Teaching an Old Dog New Tricks

This time last year we'd been in Texas a week. A year ago we didn't know spring comes hard and fast here; the ditches go from dreary brown to hints of green quicker than you can shake a stick at. Before you know it you're stuck behind a piece of equipment moving 20 mph below the speed limit because mowing season has arrived. Hummingbirds were checking our feeders a week ago, surprised me! I didn't remember them coming back so early. Early spring also means the arrival of bugs - bugs zapping the front of the car as you fly along the highway, leaving a coating of yellow muck on the front fender. Bugs that remind you of Pharoah and Moses.

After the bugs come, the frogs arrive (more Pharoahishness). And after the frogs come, the snakes.

This time last year I walked onto the carport, to see a four foot snake of some kind, wound around the electrical box my husband had just been working on. Speechless, then a sqwawking sound, then little screams coming from my mouth. "Snake, snake, snake!" I did NOT kill that one, but did a pretty good job of pointing where it was slithering away to.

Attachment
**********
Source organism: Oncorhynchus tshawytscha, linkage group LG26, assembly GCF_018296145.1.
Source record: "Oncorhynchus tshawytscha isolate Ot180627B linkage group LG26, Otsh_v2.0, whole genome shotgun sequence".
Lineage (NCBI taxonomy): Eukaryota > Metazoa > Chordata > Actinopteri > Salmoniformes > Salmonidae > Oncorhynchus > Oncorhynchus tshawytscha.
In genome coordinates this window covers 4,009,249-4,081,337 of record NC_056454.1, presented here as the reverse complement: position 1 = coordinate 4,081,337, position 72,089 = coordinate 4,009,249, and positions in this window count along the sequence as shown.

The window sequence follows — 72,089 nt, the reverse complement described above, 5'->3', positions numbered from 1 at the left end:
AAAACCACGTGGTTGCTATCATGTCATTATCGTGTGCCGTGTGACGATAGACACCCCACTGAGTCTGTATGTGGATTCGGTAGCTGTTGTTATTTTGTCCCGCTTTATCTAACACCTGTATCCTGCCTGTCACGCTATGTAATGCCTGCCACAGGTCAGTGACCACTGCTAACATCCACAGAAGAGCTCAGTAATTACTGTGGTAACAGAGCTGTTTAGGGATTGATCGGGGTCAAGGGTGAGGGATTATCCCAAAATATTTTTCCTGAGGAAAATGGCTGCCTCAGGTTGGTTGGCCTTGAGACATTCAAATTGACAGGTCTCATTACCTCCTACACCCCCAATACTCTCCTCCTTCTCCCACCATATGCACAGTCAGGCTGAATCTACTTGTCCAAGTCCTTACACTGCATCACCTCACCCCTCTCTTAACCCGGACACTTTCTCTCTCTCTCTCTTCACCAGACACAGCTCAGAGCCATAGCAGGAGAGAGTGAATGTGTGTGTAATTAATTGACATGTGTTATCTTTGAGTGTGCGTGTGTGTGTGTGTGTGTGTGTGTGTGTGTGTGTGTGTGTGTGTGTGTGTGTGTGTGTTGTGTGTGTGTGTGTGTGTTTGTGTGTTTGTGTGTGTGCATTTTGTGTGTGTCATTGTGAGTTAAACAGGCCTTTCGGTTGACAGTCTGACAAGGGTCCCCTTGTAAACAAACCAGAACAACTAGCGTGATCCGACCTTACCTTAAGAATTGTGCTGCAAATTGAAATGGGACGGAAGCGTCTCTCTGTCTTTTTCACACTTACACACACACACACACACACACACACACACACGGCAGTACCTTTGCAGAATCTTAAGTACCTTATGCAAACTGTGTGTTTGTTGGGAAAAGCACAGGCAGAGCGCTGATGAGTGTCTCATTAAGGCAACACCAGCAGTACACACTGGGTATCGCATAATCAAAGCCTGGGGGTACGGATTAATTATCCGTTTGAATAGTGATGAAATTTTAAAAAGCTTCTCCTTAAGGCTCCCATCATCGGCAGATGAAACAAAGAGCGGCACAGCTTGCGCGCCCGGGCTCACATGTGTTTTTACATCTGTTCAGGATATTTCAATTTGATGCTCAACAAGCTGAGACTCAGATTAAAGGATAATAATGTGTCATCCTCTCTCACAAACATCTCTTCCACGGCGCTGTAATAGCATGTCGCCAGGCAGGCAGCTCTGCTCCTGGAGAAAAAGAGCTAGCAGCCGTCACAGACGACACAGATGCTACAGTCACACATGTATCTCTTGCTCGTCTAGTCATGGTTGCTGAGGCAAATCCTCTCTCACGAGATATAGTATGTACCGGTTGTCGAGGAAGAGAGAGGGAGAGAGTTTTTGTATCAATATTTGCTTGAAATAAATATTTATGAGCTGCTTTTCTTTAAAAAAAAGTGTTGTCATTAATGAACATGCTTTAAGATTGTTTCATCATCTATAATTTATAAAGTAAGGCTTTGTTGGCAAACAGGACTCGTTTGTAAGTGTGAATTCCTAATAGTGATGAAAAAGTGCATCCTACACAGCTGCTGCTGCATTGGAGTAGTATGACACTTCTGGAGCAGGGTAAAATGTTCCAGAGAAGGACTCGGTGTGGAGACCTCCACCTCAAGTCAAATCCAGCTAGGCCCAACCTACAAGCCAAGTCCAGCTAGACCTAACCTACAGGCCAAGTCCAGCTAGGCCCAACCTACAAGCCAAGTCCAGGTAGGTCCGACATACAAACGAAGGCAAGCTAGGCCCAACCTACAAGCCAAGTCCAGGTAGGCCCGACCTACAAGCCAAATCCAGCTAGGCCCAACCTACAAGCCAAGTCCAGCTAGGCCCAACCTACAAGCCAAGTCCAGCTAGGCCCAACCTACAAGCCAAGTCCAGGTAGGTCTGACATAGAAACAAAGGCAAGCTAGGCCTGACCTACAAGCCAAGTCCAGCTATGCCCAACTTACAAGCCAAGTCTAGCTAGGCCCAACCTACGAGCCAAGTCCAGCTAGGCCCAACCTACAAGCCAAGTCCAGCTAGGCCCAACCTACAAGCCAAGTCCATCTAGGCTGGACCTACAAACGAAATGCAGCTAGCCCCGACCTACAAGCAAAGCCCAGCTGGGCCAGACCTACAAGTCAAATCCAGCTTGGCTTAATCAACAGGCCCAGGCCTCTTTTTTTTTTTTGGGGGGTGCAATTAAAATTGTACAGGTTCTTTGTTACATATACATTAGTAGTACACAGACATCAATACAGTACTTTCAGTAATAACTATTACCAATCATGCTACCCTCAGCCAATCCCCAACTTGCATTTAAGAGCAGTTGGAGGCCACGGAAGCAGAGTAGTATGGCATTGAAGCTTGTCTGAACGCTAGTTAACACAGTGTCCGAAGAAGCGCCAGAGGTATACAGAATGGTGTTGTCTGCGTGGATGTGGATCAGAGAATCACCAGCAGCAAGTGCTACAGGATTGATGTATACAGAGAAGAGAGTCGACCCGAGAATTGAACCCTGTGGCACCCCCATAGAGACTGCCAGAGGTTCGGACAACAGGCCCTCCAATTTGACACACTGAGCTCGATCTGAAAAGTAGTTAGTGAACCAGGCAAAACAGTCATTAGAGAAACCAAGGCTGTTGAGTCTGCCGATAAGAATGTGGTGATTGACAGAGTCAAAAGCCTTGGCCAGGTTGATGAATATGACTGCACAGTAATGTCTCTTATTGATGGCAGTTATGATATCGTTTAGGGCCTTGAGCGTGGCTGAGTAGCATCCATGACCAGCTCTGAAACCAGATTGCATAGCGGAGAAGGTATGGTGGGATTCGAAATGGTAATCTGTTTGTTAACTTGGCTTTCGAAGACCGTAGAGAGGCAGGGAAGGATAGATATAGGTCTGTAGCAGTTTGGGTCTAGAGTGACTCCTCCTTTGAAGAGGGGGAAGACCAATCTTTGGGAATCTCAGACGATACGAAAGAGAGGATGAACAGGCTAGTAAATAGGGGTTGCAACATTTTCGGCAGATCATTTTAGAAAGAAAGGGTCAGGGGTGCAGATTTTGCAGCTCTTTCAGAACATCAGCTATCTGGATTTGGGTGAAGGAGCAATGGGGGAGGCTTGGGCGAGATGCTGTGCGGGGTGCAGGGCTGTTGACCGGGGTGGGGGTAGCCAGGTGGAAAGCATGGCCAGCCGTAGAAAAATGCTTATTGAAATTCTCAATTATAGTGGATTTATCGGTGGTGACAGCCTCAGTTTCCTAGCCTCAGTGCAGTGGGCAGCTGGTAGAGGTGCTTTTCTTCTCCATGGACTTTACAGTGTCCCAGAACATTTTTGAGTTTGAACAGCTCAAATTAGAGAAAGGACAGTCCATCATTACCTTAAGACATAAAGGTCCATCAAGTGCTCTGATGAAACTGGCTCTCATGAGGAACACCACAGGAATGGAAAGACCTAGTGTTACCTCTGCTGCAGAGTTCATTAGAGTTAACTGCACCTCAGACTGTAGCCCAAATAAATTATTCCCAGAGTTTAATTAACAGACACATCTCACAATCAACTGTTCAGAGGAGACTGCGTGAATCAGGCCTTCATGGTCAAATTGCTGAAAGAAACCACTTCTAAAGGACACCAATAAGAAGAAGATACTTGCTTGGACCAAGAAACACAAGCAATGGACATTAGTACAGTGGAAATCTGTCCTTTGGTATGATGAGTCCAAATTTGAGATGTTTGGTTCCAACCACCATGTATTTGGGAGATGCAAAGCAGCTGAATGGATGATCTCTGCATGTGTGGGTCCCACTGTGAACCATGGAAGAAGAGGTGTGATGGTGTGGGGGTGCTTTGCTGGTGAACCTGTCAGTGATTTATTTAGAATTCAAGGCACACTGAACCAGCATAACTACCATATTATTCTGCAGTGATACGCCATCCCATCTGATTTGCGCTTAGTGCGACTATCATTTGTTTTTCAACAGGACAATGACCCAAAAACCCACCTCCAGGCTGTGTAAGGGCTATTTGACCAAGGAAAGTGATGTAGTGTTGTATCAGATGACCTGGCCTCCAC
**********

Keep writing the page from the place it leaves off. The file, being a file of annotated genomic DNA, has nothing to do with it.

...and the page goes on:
A month or so later we found three more, in the part of the yard we'd lovingly knick-named 'The snake pit". One we didn't know what it was, the other two were baby water moccasins. Or cottonmouths as they call them here. I actually whacked the daylights out of one of them with the shovel, watching it fly around the yard in little bitty pieces. It made me feel a bit like Helen Reddy, singing 'I am woman, hear me roar" as I swung the shovel above my head. But it left me a bit giddy and light-headed over the whole ordeal.

So yesterday, standing outside in the yard barefoot (a big no-no in rural Texas), looking over the side yard toward the woodpile, I spotted a good sized snake curled up on top of the logs. Did I take the time to check the shape of its head? No. Did I definitely recognize what it was? No. But I did, very calmly, tell my husband that there happened to be a snake that looked a lot like either a cottonmouth or copperhead, slithering away, and then I went and got the hoe. Came back, disappointed to see we'd missed it. No snake whacking today.

Never screamed a single second. But I will start wearing shoes in the yard again. Otherwise I might be chopping off a toe or two, when the crazy woman inside me starts swinging that hoe again. I do believe I can do this living out in the country thing, this girl who used to lose it over a loose moth in the car. As Gomer Pyle would say, "Well, serprise, serprise!


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